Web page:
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Written by Will Parchman

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It perhaps has not been the ideal Generation adidas Cup from an MLS perspective. MLS sides won just one of the four Champions Division groups (all hail New York Red Bulls), which means only one of the four semifinalists will be repping the hosting domestic league. In the grand scheme, it’s not that big a deal. This is a developmentally-focused tournament, after all. But we’re dealing with competitive folks here. Wins are fun.

In any case, the marquee matchup of this event from the off was always FC Dallas and Real Madrid. Ironically, the two met on Wednesday with little of substance to actually play for; the relatively unheralded Independiente del Valle from Ecuador had already won the group and made the FCD-Real Madrid matchup about table scraps.

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Written by Will Parchman

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In 2016, FC Dallas’ payroll became one of the deepest signifiers in history of what it is to succeed in a capped league. Or at least one of the avenues.

In both base salary and total guaranteed compensation, FC Dallas was the cheapest team in the league in 2016 by the time the first salary dump was released that May. In fact, in total compensation FC Dallas spent almost a full $1 million less than anyone else in all of MLS. Fronting a small ball approach that values homespun Homegrowns and value buys on the South American transfer market, all FC Dallas did was snare a Supporter’s Shield/U.S. Open Cup double. Taking into account the relative crapshoot that is the MLS postseason, the SS is probably the most coveted (and hardest to win) trophy in the league.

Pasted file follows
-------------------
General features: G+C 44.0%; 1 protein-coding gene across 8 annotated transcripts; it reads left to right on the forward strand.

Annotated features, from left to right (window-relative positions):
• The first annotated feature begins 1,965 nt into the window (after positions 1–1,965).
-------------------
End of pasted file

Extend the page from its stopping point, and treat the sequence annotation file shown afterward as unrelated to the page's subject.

At the center of FC Dallas’ rewriting of the formula – the club has essentially stood long-held notions of free spending on their head – is Fernando Clavijo, the club’s transfer market guru. At the head of a small group of well-connected staffers, Clavijo’s worn thin the path to nations like Colombia, Argentina and Brazil in an effort to woo top young players to Frisco. And by and large, the formula’s worked.

I recently sat down with Clavijo to mine into arguably the most distinct and successful build model in the league’s history. How does he approach players? When he does, what’s their general perception on MLS? How has it changed? And if he had a magic wand, how much more money does he want to compete with the best of the best in all the Americas?

That and more in our Q&A.

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Written by Travis Clark

Is this going to be the year of Kellyn Acosta?

Fresh off a call-up to the U.S. Men’s National Team for World Cup qualifying, the midfielder scored a tremendous free kick to lead FC Dallas to a 2-1 win last night against Pachuca.

The goal puts FCD up after the first leg of the CONCACAF Champions League semifinal against the Liga MX side, and is a hint of things to come from the burgeoning midfielder.